Their maidens are very chaste; and if anyone of them happen to have a child before marriage, her fortune is spoiled. They are very sprightly and good humoured, and the women generally handsome. Their manner of handling infants is very rough: as soon as the child is born, they plunge it over head and ears in cold water, and they bind it naked to a board, making a hole in the proper place for evacuation. Between the child and the board they put some cotton, wool, or fur, and let it lie in this posture till the bones begin to harden, the joints to knit, and the limbs to grow strong; they then loosen it from the board, and let it crawl about where it pleases. From this custom, it is said, the Indians derive the neatness and exactness of their limbs, which are the most perfect in the world. Some of them are of a gigantic stature, live to a great age, and are stronger than others; but there is not a crooked, bandy-legged, or ill-shaped, Indian to be seen. Some nations of them are very tall and large limbed, but others are short and small; their complexion is a dark brown and tawny. They paint themselves with a pecone root, which stains them a reddish colour. They are clear when they are young, but greasing and sunning make their skin turn hard and black. Their hair, for the most part, is coal black; so are their eyes; they wear their hair cut after several whimsical modes, the persons of note always keep a long lock behind; the women wearing it very long, hanging at their backs, or twisted up with beads; and all the better sort adorn their heads with a kind of coronet. The men have no beards, and, to prevent their having any, use certain devices, which they will not communicate to the English.
Their clothes are a mantle girt close in the middle, and underneath a piece of cloth tied round their waist, and reaching down to the middle of the thigh. The common sort only tie a piece of cloth or skin round the middle. As for their food they boil, broil, or roast, all the meat they eat; honomy is the standing dish, and consists of Indian corn soaked, broken in a mortar, and then boiled in water over a gentle fire ten or twelve hours together. They draw and pluck their fowls, skin and paunch their quadrupeds, but dress their fish with the scales on, and without gutting; they leave the scales, entrails, and bones, till they eat the fish, when they throw the offal away. Their food is chiefly beeves, turtle, several species of snakes, broth made of deer's humbles, peas, beans, &c. They have no set meals: they eat when they are hungry, and drink nothing but water. Their bread is made of Indian corn, wild oats, or the seed of the sun-flower; they eat it alone, and not with meat.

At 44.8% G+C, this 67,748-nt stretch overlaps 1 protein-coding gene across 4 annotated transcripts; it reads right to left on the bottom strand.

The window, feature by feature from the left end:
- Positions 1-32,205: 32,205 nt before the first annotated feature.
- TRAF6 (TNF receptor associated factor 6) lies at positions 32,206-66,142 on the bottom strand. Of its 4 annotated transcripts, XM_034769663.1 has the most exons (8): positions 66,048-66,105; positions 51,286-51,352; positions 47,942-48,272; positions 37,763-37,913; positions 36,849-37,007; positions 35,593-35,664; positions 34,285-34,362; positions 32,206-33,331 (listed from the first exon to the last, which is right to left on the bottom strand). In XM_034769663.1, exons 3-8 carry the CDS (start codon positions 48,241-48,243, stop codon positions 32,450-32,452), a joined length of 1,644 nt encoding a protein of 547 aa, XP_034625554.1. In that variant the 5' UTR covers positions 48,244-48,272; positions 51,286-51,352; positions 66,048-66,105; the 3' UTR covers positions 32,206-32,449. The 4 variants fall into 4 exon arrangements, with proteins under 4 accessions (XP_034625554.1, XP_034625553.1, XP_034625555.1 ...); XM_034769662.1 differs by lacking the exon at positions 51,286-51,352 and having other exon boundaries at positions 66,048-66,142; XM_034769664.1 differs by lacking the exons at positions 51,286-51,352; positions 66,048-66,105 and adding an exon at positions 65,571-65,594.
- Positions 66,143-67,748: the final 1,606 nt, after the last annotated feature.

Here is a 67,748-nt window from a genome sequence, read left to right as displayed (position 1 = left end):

They travel always on foot with a gun or bow. They live upon the game they kill, and lie under a tree upon a little high grass. The English prohibit them to keep corn, sheep, or hogs, lest they should steal their neighbour's.
When they come to rivers, they presently patch up a canoe of birch bark, cross over in it, and leave it on the river's bank, if they think they shall not want it; otherwise they carry it along with them.